"Catholic Church, Where Are You Going?" A Conference. That It Not Lose Its Way
It is confirmed. Next April 7, the Saturday of Easter Week, a very special conference will be held in Rome. The intention of which will be to show the Catholic Church the way to go, after the uncertain journey of the first five years of the pontificate of Pope Francis.
The reckoning of this five-year period, in fact, is rather critical, to judge from the title of the conference:
“Catholic Church, where are you going?”
And even more so if one looks at the subtitle: “Only a blind man can deny that in the Church there is great confusion.” This is taken from a statement of Cardinal Carlo Caffarra (1938-2017), not forgotten as an endorser, together with other cardinals, of those “dubia” submitted in 2016 to Pope Francis for the purpose of bringing clarity on the most controversial points of his magisterium, but which he has left without a response.
In a Church seen as being set adrift, the key question that the conference will confront will be precisely that of redefining the leadership roles of the “people of God,” the characteristics and limitations of the authority of the pope and the bishops, the forms of consultation of the faithful in matters of doctrine.
These are questions that were thoroughly explored, in his time, by a great cardinal who is often cited both by progressives and by conservatives in support of their respective theses, Blessed John Henry Newman.
And there will be other cardinals and bishops who will once again confront these questions, at the conference on April 7. Their names have not been released yet, but they are expected to include the signers of the “dubia,” and others who share their outlook.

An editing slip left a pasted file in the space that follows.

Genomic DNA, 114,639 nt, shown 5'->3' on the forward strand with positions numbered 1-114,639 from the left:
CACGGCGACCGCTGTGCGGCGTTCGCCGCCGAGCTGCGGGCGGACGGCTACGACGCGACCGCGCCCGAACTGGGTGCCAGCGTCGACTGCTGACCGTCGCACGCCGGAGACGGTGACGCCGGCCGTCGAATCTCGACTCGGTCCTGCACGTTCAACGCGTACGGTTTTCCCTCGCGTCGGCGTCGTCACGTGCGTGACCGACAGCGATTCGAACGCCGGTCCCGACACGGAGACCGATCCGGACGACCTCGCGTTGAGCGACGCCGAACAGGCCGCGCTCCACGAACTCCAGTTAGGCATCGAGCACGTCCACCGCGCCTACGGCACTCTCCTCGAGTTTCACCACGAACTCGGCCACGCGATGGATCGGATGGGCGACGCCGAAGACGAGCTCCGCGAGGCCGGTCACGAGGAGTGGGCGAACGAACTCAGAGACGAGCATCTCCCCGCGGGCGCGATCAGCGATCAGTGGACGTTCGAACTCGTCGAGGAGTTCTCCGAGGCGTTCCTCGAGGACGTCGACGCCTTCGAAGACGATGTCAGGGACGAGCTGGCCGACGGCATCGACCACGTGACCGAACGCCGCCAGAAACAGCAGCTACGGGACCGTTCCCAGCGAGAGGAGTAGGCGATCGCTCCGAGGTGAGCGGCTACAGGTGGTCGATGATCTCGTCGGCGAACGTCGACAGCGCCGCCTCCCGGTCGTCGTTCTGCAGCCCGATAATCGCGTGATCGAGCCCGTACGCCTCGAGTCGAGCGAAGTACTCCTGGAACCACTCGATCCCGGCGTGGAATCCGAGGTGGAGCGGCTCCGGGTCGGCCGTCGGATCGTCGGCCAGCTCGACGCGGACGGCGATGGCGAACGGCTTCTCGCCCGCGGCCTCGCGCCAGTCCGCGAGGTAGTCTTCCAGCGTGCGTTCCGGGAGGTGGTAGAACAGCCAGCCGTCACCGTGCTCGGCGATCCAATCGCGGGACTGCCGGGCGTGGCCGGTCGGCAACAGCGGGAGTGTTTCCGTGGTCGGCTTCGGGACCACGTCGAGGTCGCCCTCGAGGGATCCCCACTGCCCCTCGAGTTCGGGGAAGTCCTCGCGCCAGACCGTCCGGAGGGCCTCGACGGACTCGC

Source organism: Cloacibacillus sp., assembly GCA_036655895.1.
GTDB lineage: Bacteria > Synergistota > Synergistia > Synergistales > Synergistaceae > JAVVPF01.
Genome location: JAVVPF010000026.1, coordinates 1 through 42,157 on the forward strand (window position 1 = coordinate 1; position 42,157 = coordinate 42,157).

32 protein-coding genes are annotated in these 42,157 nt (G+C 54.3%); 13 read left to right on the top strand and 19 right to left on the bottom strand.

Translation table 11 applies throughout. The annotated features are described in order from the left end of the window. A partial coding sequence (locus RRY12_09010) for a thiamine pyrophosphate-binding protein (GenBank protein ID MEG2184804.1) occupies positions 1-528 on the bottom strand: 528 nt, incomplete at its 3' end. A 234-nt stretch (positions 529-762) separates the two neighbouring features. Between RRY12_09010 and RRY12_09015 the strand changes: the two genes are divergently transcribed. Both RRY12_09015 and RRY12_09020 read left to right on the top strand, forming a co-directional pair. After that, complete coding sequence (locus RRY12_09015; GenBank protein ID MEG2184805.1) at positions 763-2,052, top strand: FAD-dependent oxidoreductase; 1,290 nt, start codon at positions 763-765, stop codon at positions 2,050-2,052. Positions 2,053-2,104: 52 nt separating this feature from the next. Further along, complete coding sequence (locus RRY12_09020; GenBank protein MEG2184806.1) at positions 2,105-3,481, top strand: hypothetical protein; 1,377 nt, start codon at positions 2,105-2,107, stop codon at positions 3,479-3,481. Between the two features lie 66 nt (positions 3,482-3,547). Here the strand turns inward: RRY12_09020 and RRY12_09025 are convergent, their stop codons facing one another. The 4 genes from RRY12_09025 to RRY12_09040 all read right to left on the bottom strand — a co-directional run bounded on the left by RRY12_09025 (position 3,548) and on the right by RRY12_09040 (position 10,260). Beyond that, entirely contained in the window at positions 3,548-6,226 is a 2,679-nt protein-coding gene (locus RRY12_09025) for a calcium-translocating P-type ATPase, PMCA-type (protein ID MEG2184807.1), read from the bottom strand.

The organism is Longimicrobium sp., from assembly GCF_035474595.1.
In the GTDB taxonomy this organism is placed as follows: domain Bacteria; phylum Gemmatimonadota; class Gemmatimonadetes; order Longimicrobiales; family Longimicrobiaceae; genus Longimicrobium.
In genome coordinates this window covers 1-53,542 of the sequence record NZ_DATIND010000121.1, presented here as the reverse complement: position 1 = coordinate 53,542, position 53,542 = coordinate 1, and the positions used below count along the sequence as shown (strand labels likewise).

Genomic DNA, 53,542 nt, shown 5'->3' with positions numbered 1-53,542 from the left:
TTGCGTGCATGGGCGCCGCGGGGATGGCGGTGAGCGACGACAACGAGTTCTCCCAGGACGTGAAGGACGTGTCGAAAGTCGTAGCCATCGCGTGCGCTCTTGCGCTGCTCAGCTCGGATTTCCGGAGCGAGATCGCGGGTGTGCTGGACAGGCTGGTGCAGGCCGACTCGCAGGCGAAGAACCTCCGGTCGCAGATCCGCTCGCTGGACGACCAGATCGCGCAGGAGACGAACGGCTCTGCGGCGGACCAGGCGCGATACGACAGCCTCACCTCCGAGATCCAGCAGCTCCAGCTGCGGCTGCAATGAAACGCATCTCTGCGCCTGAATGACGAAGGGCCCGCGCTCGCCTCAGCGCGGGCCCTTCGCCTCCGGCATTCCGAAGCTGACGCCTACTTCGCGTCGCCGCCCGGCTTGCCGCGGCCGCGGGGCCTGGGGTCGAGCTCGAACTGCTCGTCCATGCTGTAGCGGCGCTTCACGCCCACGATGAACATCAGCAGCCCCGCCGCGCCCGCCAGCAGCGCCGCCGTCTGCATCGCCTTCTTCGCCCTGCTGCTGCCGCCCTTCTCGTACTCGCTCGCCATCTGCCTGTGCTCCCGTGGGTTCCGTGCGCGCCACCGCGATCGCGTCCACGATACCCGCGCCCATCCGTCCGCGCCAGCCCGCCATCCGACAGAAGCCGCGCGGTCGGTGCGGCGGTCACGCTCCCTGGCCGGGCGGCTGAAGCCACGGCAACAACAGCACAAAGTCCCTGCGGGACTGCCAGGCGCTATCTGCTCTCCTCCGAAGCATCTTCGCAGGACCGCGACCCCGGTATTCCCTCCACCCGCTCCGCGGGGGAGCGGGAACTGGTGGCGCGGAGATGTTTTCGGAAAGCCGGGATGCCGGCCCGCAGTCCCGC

In any case, there has already been confirmation of the contributions - with “ad hoc” video messages - of two very representative cardinals: the Chinese Joseph Zen Zekiun, bishop emeritus of Hong Kong, and the Nigerian Francis Arinze, former archbishop of Onitsha and then prefect of the congregation for divine worship, the same one that is headed today by Cardinal Robert Sarah.
There will also be a posthumous projection of a video interview with Cardinal Caffarra, on the controversial encyclical of Paul VI “Humanae Vitae.”
But there will also be presentations by lay scholars. Professor Valerio Gigliotti, a professor of history and of medieval and modern law at the university of Turin, will bring into focus the exercise of the “plenitudo potestatis” of the pope in the history of the Church. While Professor Renzo Puccetti, a physician and professor of bioethics at the John Paul II PontificalTheological Institute, will analyze the evolution of the bioethics taught at that institute, from its first phase with Caffarra as president to its current phase, under the aegis of Archbishop Vincenzo Paglia.
The final and culminating moment of the conference will be in any case the reading of a “declaratio,” a concise profession of faith on the points of doctrine and morality that are most controversial today.
Unlike the “dubia,” the declaration will not bear any specific signature, but the participants at the conference will propose it for the whole Church and for the world, as the voice of “baptized and confirmed members of the People of God.”
Of course, this “decleratio” will be the polar opposite of that “Kölner Erklärung” - the declaration signed in Cologne in 1989 by German theologians now in the good graces of Francis - which concerning the principles later reaffirmed by John Paul II in the encyclical “Veritatis Splendor” of 1993 “attacked in a virulent manner the magisterial authority of the pope especially on questions of moral theology,” as Benedict XVI wrote in the letter to Monsignor Dario Edoardo Viganò that caused such an uproar last week.
The conference, with no admission fee, will be held on Saturday, April 7 beginning at three in the afternoon, at the conference center “The Church Village” at 94 Via di Torre Rossa, a couple of miles to the west of the basilica of Saint Peter.